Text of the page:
Gov. Baldacci’s radio address on clean energy progress
By Ramona du Houx
December 5th, 2010
Major announcements in recent weeks have demonstrated that Maine is on the right path for energy security and independence. Long before oil prices spiked to record levels, helping to push the global economy into recession, our State was working aggressively to reduce our dependence on fossil fuels. It’s a long-term effort that will require continued work and attention.
The United States economy has been built, in part, on the availability of cheap fuel.But the dependency that grew from those supplies has left us in a precarious situation. We rely on some of the most dangerous and unstable places in the world to feed our oil habit, costing our country billions of dollars and putting at risk our national security.Instead of being able to count on cheap gas, you can count instead on prices rising as our economy starts to grow again.
Maine’s efforts to develop renewable sources of energy are working, bringing direct benefits to communities and providing new sources electricity. Wind power generators are creating new jobs, lowering tax bills and supporting communities around our State. And our research and development into offshore, renewable energy has the world talking.
Last week, the United States Department of Interior launched an effort to simplify the process for federal offshore energy developments. Working with Maine and other states, the Department revised its regulations to eliminate redundancy and grant permits more quickly. The effort is similar to the work done in Maine by the Ocean Energy Task Force and the Wind Energy Task Force, which both developed new permitting systems to make it more efficient to invest in renewable energy development.
To be clear, the goal has never been to avoid close scrutiny. Every proposal must pass a rigorous assessment.Instead, we have created a predictable and timely process designed to give would-be projects an answer about whether they can proceed. Sometimes that answer is yes, and sometimes it is no. But the revised structure and stable regulatory environment make it predictable and attractive to investors.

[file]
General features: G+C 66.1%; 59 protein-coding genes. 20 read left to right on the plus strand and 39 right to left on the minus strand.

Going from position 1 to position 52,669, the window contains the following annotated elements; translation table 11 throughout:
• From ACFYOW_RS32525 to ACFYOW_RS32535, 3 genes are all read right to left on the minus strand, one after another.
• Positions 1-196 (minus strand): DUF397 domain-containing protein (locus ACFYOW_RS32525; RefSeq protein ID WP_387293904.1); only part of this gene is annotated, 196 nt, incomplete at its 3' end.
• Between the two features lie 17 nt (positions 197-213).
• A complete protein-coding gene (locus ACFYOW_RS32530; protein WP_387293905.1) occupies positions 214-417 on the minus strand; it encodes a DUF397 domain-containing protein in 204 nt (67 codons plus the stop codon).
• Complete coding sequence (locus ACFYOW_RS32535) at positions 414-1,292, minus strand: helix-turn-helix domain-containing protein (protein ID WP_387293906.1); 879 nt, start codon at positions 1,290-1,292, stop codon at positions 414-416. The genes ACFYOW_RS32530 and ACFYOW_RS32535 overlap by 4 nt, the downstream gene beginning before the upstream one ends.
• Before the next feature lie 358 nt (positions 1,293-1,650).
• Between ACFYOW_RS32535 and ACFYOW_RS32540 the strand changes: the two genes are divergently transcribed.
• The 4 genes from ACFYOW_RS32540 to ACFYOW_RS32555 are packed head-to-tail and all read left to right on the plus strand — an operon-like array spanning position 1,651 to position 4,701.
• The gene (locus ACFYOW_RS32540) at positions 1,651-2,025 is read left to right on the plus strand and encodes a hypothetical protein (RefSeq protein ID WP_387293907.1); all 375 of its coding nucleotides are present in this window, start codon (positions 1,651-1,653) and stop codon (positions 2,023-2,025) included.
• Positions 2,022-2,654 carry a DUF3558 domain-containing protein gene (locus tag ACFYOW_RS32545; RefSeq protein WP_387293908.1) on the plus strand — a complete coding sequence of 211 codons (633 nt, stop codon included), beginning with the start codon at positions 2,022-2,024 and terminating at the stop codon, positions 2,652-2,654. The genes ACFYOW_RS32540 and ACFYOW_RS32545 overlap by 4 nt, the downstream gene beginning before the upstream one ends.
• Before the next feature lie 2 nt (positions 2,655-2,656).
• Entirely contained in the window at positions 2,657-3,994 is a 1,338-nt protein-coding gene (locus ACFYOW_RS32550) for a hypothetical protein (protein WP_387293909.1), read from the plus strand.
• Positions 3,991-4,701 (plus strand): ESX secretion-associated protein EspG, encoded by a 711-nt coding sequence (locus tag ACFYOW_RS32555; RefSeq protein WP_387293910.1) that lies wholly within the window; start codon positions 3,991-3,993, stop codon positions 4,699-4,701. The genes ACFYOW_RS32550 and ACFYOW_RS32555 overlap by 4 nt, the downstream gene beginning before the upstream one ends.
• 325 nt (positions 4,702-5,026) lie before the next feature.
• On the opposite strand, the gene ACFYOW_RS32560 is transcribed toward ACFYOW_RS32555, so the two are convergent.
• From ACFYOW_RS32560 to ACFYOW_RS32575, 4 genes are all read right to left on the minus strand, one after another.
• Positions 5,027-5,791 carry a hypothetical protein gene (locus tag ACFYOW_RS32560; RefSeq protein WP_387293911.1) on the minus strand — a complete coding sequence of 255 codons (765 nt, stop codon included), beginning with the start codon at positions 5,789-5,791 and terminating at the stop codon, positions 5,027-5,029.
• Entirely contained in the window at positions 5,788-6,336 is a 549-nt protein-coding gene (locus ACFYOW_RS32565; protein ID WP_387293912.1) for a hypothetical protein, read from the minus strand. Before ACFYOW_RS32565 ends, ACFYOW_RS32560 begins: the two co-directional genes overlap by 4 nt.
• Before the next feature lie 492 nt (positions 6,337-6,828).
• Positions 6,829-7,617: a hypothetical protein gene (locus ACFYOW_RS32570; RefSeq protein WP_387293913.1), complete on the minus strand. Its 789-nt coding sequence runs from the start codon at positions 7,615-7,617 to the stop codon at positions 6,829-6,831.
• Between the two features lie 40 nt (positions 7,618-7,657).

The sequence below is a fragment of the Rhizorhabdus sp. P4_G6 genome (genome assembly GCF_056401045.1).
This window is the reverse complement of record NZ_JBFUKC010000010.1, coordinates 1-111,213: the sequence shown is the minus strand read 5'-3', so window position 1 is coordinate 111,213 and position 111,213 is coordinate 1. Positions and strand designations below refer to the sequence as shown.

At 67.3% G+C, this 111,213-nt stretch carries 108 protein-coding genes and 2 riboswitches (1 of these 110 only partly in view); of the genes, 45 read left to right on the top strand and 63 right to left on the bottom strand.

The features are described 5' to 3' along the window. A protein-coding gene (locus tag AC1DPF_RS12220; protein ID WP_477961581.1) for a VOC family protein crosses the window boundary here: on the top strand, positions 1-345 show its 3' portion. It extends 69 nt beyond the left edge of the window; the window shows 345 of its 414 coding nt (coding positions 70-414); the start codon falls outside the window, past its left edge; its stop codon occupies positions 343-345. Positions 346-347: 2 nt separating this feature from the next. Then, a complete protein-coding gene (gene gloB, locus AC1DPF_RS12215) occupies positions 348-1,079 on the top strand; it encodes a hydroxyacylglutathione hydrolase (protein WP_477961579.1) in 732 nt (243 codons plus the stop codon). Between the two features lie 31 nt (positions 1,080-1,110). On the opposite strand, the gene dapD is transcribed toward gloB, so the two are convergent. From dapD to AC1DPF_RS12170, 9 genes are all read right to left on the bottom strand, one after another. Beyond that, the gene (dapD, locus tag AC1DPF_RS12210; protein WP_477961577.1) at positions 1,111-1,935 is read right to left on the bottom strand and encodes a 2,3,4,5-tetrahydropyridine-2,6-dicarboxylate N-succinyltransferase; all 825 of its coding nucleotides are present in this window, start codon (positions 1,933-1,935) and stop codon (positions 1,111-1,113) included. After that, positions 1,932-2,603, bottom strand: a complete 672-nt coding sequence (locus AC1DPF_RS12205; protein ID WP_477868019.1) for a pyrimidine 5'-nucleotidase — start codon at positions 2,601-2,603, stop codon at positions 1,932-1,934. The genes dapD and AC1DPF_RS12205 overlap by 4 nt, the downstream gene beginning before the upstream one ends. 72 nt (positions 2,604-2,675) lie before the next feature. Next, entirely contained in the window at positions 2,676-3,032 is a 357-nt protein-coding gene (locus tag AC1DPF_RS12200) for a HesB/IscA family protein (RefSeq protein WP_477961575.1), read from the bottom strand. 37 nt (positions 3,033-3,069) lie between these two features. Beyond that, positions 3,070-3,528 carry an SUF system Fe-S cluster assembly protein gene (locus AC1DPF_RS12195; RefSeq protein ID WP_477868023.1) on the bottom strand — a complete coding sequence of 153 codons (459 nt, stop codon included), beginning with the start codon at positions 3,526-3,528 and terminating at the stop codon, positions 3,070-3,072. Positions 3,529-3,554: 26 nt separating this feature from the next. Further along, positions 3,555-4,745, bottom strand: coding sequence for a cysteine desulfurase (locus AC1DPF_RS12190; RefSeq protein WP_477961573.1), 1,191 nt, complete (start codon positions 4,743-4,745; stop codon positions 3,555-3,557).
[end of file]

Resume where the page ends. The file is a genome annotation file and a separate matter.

Other work that we have done has also put Maine in a position to take advantage of a significant energy deal in Eastern Canada.
Earlier this month, Nova Scotia and Newfoundland agreed to jointly develop the Lower Churchill hydroelectric project. During the announcement, the provinces included their plans to send some of the electricity to markets in New England. And their plans include a transmission line through New Brunswick right to Maine’s borders. Our State becomes critical to their plans. And the project provides a unique and exciting opportunity for us.
Because of legislation passed by my Administration and the last Legislature, we are positioned to benefit. With the ability to negotiate long-term energy contracts, the Maine Public Utilities Commission can negotiate with Nova Scotia and Newfoundland on lower electric rates for our consumers.
The new energy resource will provide cleaner and cheaper competition into the New England market, helping to take offline older and dirtier power plants. And rates could go down.
In addition, corridor legislation also passed by the last Legislature will ensure that Maine sees a direct benefit from energy passing through our State to the rest of New England. Maine has tremendous wind power resources, both onshore and offshore. But wind power is intermittent. There are times when the weather just doesn’t cooperate. Hydroelectric power is an excellent partner for wind, adding new strength to our own homegrown sources of energy.
There is no single solution to end our dependency on oil. But if we stay true to proven methods of reducing consumption, such as weatherization and conservation, and we continue to pursue renewable alternatives, we can make progress. In recent years, Maine’s energy policies have been driven largely by pragmatism and cooperation. Democrats and Republicans have worked together for the good of their State.It’s paying off, and making us more secure, creating jobs and boosting our economy.
If we stay vigilant and determined, and continue to work together, that trend will continue.